The Warrior Writer

I’ve been reading advice on writing from various sources and the consensus seems to be; write first-thing in the morning. Apparently, that’s what many of the great writers do. Some wake up around 5:30 or even before and get right to work.

I pretty much always wake up early. Often before dawn. But unlike the great writers I’ve been reading about, I usually linger in bed waiting until the last possible minute before I need to leave for work, and then rush around to get ready.

One morning this week, as soon as I woke up, I decided to get up, brush my teeth, get dressed, and head downstairs to write. I had about two hours to write if I was to leave at my usual time.

I grabbed a glass of water with ice, and my laptop. I sat on the couch and started working on The Creeplies.

I was doing it! What I was writing was maybe not great, but I was doing it like the greats!

I was able to write for a full hour before I started to doze off. I turned off my laptop and took a nap on the couch. I figured I’d wake up when Chris would come downstairs to leave for work.

Although it wasn’t the perfect writing session, it was definitely a good start. I’m sure I can get used to this routine without even needing to nap.

When Chris came downstairs, I woke up. We talked a little, hugged, kissed goodbye. I drank my coffee, had a bagel, and then left for work.

As I was leaving home, there was a soft, light, fluffy, slow snow falling. The magical kind.

I got in my car, put on an audio book on writing, and drove off.

I was very much at peace. The romantic “life-is-wonderful” type of peace. I was even happy there was traffic because it meant I could enjoy more of the audiobook. Traffic usually makes me grumpy.

While I was driving, the woman narrating the audiobook was describing how writers typically feel when they sit down to write. She’s describing the doubt and self-loathing and struggle they may feel before being able to get a few words down. I tried to remember how I was feeling this morning when I was writing.

Immediately, I heard the deafening scream of a warrior as she was charging into battle. I could actually see her furrowed brow, her crazy eyes, her mouth stretched out in the scream. Her wild long brown hair dancing in the wind. Her right arm above her head wielding a heavy wooden caveman type club ready to clobber her opponent. I love that image! A warrior writer!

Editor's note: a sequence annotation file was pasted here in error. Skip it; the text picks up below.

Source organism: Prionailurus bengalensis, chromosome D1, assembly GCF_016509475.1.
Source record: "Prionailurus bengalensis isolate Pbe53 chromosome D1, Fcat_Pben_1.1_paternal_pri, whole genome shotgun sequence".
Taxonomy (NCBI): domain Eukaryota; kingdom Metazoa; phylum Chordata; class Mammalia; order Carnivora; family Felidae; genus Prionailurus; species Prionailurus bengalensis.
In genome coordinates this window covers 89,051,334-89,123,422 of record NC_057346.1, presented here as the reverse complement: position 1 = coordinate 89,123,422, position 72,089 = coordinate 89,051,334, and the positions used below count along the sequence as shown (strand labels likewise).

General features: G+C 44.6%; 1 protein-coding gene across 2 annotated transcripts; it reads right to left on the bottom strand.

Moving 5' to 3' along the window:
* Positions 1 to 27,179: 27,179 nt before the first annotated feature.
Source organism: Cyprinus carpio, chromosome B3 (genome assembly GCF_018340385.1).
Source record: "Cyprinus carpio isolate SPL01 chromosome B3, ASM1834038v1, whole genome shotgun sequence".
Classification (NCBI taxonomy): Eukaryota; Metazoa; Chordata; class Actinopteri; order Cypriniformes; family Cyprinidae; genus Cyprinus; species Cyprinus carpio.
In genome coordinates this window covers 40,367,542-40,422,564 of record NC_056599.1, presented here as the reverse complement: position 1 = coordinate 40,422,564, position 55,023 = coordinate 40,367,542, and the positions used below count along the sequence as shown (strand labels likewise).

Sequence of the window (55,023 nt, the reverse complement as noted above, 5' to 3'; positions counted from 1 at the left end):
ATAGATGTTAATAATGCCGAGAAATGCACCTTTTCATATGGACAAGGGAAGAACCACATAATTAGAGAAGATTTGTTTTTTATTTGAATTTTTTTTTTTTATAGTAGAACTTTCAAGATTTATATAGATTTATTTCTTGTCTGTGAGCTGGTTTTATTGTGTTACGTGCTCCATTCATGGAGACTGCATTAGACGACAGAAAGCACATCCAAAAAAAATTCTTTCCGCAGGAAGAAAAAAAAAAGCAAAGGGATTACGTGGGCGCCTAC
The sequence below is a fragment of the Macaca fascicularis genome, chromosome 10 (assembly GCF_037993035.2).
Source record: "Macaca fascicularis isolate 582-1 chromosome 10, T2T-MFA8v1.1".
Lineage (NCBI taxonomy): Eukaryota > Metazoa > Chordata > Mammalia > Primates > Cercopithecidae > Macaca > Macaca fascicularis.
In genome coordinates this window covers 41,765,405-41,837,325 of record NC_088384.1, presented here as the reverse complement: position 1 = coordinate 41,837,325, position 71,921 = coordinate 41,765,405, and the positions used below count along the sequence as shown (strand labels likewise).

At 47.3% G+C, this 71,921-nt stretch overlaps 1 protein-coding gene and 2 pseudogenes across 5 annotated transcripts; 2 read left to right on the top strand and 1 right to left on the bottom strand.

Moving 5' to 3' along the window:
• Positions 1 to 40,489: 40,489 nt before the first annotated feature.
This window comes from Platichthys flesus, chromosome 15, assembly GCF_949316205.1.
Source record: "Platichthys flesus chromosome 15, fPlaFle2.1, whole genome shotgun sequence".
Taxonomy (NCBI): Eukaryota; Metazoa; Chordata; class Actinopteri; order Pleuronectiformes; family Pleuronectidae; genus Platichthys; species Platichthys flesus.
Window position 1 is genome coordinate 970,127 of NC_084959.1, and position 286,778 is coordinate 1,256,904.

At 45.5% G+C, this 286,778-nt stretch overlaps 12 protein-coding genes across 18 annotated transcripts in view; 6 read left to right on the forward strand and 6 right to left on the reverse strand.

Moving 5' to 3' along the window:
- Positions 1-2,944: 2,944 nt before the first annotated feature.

The rest of the morning was all pleasant conversations and compliments.

Now I don’t know if the early morning writing was responsible for the great start to my day, but I’ll definitely work on making it a habit, summon the warrior writer, and see what happens.

Stephen King On Writing

Alright, for some reason, King’s work has been on my path lately.

I started following him (and a few other authors I could think of) on Twitter when I decided to take my writing seriously. I figured I should surround myself, even if it was just virtually, with other writers. And I’m glad I did, because one of his tweets inspired a story (which is still simmering).

On Writing came up often as recommended reading for me in 2017. So I bought it and it’s the first one I read from my 2018 reading list.

And now, from reading it, three things have happened:

  1. I want to read more.
  2. I want to read more of his stuff.
  3. I now feel I have permission to write what and how I want.

I’m not usually drawn to the genre of fiction he writes. But I quite enjoyed his writing style. I want more!

The first part of On Writing is a sort of brief biography on how he got into writing. He has a sort of disclaimer at the beginning saying that he only remembers snippets of his childhood, so that’s what and how he wrote it. Reading that lifted a self-imposed weight from my shoulders.

Where did that weight come from?

Well, one piece of advice I’ve read on writing (from a few different sources) suggests to practice by writing about your life. That’s always sort of stopped me in my tracks. I don’t think that I could write all of my life story with great accuracy. So, since I don’t expect to write it perfectly, I haven’t even been able to start writing it at all.

However, King wrote what he remembered of his childhood. And as I was reading, I started to see how I could do something similar with my life story. In fact, some of his memories triggered some of mine. They’re not even similar, but nevertheless, they were triggered.

Ah! Maybe I’m starting to sound like a weirdo?

I’m not obsessing over King. He just happens to be one of the current muses. And who cares where inspiration comes from, as long as it comes. Right?